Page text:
Though presses and galleries come and go, it's necessary to point out that Riverhouse Editions and the van Straaten Gallery, both chiefly driven by the personality of Bill van Straaten, operated at the highest level by Colorado standards. It's clear that van Straaten made a lingering mark on our cultural life.
Finally, on December 29, many in the art world were rocked by the news that longtime Denver art dealer Robin Rule had died of cancer. Rule had kept her condition private, though anyone who saw her in the last year knew that something was wrong. But even as her health was failing, she was still at it, curating a John Fudge show at Pattern Shop this past fall. She also co-curated the Clark Richert solo still on view at Gildar Gallery.
Born in Kansas City in 1958, Rule attended Missouri State University before moving to Denver in 1980 to study graphic design at the Colorado Art Institute. Beginning as a freelance designer, she joined up with Cydney Payton's Cydney Payton Art Folio on 15th Street in 1987; in 1990, the partnership was formalized with the premiere of the newly dubbed Payton-Rule Gallery, which opened on Wazee Street with Robischon on one side and Sandy Carson on the other.
In 1992, Payton left the gallery to take the director's gig at the Boulder Museum of Contemporary Art, and Rule Gallery was the successor operation. With rents soaring in LoDo, Rule relocated in 1993 to an interior showroom at the Ice House — and was all but invisible as a result. Then she righted the ship, so to speak, by opening a spiffy-looking spot in an up-and-coming retail strip across from the Mayan Theatre on Broadway in 1996; she remained there until 2006, when she was forced out by a restoration of the building. She relocated just a block or two north on Broadway, in a smaller but still elegant space. In her last move, in 2011, Rule relocated to a tiny space in the Dry Ice Factory building in RiNo; it closed in 2013.
During the past two decades, I saw shows — dozens and dozens of them — at all of these locations; all were invariably curated, and their installations designed, by Rule herself. The exhibits set a high standard in terms of quality, and the elegant and perfect installations consistently created coherent wholes. As I think about what she did, I believe that Robin Rule should be counted as being among the top five exhibition organizers working in Denver during the past quarter-century. She put on one exquisite show after another, month after month, year after year, decade after decade.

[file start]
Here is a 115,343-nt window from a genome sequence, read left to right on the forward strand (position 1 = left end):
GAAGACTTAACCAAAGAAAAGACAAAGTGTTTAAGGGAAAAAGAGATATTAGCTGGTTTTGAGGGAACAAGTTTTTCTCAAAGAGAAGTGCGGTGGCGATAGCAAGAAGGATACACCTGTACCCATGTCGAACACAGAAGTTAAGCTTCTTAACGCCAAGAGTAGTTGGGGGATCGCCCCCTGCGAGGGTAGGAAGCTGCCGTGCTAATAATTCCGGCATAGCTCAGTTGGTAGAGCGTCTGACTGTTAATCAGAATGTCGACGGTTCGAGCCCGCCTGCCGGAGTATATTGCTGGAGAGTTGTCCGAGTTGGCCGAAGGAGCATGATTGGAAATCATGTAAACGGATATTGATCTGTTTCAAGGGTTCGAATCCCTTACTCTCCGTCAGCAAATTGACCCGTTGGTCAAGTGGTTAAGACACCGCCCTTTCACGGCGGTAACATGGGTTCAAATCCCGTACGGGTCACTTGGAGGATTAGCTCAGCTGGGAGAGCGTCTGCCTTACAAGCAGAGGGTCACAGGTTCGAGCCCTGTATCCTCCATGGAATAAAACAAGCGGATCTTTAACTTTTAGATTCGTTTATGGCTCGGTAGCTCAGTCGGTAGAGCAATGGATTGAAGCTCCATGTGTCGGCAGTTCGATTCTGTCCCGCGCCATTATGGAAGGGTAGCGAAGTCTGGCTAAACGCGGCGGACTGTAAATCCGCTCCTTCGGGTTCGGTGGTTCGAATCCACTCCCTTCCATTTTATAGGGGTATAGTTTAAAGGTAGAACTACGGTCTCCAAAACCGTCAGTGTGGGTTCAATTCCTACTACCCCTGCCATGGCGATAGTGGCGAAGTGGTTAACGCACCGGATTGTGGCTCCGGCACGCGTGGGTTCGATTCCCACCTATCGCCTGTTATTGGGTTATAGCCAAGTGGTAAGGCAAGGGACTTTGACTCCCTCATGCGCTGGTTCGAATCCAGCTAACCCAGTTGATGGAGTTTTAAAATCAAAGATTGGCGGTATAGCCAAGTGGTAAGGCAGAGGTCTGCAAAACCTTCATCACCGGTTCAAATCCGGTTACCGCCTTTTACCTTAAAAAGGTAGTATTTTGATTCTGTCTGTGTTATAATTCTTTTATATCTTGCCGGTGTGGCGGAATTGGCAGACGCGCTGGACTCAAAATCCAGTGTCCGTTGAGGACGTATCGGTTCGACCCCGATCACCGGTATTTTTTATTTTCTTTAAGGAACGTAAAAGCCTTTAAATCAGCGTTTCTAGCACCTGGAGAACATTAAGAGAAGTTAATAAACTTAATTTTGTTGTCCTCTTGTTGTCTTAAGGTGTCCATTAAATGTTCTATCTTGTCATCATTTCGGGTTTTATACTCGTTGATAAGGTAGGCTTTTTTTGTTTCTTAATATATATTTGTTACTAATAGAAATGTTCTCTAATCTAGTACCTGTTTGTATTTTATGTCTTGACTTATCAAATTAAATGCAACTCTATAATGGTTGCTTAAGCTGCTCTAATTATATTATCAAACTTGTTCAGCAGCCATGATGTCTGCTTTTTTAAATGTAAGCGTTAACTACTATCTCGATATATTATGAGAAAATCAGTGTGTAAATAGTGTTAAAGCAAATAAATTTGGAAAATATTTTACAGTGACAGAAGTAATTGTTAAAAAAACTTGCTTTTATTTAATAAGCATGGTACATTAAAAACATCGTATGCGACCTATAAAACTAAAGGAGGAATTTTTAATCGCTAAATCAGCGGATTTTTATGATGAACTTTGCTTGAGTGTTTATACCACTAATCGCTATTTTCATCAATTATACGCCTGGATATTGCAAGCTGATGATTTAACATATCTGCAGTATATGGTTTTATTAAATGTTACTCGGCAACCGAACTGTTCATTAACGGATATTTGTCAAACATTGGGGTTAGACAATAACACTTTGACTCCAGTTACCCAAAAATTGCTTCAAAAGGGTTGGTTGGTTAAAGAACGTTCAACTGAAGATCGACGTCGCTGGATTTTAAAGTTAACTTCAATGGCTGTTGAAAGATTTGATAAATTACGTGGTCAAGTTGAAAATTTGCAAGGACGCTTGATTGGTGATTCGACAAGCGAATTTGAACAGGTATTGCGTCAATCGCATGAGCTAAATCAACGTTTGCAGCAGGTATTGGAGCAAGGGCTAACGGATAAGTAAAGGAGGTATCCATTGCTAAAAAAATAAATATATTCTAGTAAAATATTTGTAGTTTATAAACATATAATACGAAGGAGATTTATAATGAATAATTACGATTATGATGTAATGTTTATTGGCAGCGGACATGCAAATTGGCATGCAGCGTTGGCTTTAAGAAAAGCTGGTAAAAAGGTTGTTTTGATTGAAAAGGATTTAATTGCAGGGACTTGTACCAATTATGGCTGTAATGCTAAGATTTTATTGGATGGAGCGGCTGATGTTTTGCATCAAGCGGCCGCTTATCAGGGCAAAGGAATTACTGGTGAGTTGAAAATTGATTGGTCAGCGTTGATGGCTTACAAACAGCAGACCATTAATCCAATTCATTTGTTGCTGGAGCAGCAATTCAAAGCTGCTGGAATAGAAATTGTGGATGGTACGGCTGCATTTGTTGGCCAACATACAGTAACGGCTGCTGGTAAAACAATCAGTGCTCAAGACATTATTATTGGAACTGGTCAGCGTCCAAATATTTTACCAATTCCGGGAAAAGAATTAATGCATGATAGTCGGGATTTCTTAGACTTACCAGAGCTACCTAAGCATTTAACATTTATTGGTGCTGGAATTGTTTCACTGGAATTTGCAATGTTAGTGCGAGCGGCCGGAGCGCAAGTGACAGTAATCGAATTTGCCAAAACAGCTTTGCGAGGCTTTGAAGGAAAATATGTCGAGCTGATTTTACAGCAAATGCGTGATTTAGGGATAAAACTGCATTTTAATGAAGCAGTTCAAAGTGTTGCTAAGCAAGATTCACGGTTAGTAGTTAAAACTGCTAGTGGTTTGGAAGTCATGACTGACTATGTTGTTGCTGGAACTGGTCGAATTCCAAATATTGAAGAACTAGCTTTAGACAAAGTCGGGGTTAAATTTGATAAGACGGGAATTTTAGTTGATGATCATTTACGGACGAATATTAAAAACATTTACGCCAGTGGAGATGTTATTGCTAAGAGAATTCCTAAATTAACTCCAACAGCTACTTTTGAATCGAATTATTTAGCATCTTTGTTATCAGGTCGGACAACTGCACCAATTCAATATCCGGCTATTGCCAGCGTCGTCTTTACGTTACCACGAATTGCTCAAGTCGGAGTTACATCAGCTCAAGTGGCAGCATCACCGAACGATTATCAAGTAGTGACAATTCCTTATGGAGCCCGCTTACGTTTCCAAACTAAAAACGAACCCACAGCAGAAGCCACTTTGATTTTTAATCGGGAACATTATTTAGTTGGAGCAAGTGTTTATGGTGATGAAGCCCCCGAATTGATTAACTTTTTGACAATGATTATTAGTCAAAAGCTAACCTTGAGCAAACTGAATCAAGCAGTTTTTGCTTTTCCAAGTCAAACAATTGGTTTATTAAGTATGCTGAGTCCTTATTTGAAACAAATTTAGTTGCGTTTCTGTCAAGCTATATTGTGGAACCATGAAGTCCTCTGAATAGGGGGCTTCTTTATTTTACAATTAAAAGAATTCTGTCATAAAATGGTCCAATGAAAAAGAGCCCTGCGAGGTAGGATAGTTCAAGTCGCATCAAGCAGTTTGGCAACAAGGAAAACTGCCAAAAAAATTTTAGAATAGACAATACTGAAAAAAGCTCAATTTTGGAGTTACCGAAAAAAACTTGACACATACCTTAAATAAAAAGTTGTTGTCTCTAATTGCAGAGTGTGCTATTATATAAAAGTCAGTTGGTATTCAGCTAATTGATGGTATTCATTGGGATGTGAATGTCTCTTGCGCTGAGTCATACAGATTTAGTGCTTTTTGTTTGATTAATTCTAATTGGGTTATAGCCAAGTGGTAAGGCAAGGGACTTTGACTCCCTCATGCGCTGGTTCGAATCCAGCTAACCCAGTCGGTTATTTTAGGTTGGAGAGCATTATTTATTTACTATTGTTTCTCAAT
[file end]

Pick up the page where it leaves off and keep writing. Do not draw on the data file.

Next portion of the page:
Rule had a bubbly personality, a ready laugh and sparkling eyes, and she typically looked gorgeous, dressed to the nines in fashionable clothes. But the art business is notoriously difficult, and despite her eye, courage and judgment, she was often on the edge of financial ruin. This caused problems with some of the artists she represented. However, during Rule's heyday, the gallery promoted the work of the late Dale Chisman, Kim Dickey and Jeff Starr (all now at Robischon), as well as that of her most loyal friends, Clark Richert and Margaret Neumann, who remained with her to the end. She even exhibited the work of famous artists such as Carl Andre and Sandy Skoglund, both of whom I met because she introduced me to them.
I already miss Robin Rule's vision — as well as that of Nancy Tieken and Bill van Straaten. I'm sure the rest of the art world feels the same way.